Density dependent mortality, climate, and Argentine ants affect population dynamics of an invasive citrus pest, Diaphorina citri, and its specialist parasitoid, Tamarixia radiata, in southern California, USA.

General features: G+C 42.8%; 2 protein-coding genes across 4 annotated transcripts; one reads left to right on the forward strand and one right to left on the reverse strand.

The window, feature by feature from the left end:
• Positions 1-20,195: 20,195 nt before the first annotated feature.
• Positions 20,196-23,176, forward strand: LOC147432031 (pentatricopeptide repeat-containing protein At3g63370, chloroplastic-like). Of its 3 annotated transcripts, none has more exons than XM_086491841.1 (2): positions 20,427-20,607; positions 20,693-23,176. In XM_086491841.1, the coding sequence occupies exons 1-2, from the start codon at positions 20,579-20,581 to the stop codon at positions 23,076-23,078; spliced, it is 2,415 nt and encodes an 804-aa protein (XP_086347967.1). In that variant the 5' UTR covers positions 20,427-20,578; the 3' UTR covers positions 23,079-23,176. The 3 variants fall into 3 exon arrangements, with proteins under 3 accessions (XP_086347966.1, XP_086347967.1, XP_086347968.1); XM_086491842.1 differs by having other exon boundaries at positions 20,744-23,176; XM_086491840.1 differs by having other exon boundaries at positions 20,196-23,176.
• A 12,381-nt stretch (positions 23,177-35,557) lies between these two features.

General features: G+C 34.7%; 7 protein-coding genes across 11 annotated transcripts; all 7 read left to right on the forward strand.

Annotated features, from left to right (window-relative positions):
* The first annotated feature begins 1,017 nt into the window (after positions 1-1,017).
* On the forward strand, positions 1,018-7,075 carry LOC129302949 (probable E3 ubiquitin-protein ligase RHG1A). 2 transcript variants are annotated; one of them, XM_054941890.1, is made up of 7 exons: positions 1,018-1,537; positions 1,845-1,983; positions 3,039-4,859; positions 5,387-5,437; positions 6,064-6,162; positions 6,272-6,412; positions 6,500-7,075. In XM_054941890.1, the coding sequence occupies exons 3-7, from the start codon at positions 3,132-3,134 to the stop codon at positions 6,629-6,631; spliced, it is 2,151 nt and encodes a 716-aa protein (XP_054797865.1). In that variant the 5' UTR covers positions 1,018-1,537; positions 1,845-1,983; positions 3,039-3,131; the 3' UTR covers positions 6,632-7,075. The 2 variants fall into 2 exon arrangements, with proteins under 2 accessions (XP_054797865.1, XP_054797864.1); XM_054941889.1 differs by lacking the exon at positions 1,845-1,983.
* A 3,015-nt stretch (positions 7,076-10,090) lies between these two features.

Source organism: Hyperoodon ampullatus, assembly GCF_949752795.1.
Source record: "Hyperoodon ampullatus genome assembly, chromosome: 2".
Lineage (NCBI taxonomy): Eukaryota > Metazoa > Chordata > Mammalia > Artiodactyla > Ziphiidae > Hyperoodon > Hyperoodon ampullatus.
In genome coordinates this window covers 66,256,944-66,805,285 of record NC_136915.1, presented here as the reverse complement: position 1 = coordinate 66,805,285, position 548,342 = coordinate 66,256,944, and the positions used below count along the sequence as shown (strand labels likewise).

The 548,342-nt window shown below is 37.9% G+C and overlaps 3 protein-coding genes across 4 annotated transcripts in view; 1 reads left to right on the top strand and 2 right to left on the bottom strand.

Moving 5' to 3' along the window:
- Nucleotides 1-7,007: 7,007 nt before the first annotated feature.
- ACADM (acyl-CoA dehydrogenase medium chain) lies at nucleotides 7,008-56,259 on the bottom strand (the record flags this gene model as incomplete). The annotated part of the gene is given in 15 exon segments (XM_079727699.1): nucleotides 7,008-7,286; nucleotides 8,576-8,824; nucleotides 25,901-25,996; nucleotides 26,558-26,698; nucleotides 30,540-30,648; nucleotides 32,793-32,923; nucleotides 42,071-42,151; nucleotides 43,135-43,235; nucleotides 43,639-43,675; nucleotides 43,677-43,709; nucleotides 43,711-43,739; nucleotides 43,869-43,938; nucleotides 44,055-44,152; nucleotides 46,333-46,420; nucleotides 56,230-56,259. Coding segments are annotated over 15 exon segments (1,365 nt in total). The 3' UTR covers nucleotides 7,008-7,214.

The effects of climate and ants on population regulation of an invasive citrus pest, Diaphorina citri (Hemiptera: Liviidae), by its parasitoid Tamarixia radiata (Hymenoptera: Eulophidae), in southern California were examined over a four-year period. Densities of D. citri eggs, nymphs, and adults, and Argentine ant, Linepithema humile (Hymenoptera: Formicidae), a mutualist which defends psyllid nymphs from natural enemies, citrus flush growth patterns, and parasitism rates of T. radiata, were monitored every four weeks on grapefruit, lemon, lime, orange, and tangerine trees at 28 urban sites across three climate types (coastal, intermediate, and desert). Significant spatial and temporal effects on D. citri abundance and parasitism rates were observed over this four-year period. Highest D. citri densities and parasitism rates were found in the intermediate and coastal regions during peaks of flushing cycles of citrus plants over March-June and September-November each year. Over the course of this study, population densities of D. citri declined by over 75%. Parasitism by T. radiata was identified as a significant mortality factor often exceeding 60% during periods of peak parasitoid activity. Analyses indicated that parasitism resulted in delayed density-dependent mortality and subsequent reductions in D. citri densities lagged by ~ 1 yr. Trends in D. citri densities and parasitism rates over time were similar on grapefruit, lemons, limes, oranges, and tangerines. Presence of L. humile in citrus resulted in a 3-fold increase in D. citri densities and control of this pest ant is needed to maximize biological control of D. citri.